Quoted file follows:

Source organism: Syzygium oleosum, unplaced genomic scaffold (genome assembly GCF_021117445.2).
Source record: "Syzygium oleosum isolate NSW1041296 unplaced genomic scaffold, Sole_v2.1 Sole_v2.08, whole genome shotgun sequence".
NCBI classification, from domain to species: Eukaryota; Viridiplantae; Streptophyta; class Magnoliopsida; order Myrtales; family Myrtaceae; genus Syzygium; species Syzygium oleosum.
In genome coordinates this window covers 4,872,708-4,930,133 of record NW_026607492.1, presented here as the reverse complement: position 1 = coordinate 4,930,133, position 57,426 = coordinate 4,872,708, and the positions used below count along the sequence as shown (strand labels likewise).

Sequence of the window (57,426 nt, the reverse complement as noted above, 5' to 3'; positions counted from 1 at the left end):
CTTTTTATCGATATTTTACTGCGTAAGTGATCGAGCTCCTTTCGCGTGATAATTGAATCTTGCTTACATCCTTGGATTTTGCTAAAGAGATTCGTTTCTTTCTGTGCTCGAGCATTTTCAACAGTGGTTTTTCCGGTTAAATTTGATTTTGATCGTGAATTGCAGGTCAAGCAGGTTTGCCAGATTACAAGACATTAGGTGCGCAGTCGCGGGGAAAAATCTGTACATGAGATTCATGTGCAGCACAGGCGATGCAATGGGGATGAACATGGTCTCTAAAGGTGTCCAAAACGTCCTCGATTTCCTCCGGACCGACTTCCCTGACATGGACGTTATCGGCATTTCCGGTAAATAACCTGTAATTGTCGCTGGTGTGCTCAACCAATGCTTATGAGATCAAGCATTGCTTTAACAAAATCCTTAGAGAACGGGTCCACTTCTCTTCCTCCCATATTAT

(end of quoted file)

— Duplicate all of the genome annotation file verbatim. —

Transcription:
Source organism: Syzygium oleosum, unplaced genomic scaffold (genome assembly GCF_021117445.2).
Source record: "Syzygium oleosum isolate NSW1041296 unplaced genomic scaffold, Sole_v2.1 Sole_v2.08, whole genome shotgun sequence".
NCBI classification, from domain to species: Eukaryota; Viridiplantae; Streptophyta; class Magnoliopsida; order Myrtales; family Myrtaceae; genus Syzygium; species Syzygium oleosum.
In genome coordinates this window covers 4,872,708-4,930,133 of record NW_026607492.1, presented here as the reverse complement: position 1 = coordinate 4,930,133, position 57,426 = coordinate 4,872,708, and the positions used below count along the sequence as shown (strand labels likewise).

Sequence of the window (57,426 nt, the reverse complement as noted above, 5' to 3'; positions counted from 1 at the left end):
CTTTTTATCGATATTTTACTGCGTAAGTGATCGAGCTCCTTTCGCGTGATAATTGAATCTTGCTTACATCCTTGGATTTTGCTAAAGAGATTCGTTTCTTTCTGTGCTCGAGCATTTTCAACAGTGGTTTTTCCGGTTAAATTTGATTTTGATCGTGAATTGCAGGTCAAGCAGGTTTGCCAGATTACAAGACATTAGGTGCGCAGTCGCGGGGAAAAATCTGTACATGAGATTCATGTGCAGCACAGGCGATGCAATGGGGATGAACATGGTCTCTAAAGGTGTCCAAAACGTCCTCGATTTCCTCCGGACCGACTTCCCTGACATGGACGTTATCGGCATTTCCGGTAAATAACCTGTAATTGTCGCTGGTGTGCTCAACCAATGCTTATGAGATCAAGCATTGCTTTAACAAAATCCTTAGAGAACGGGTCCACTTCTCTTCCTCCCATATTAT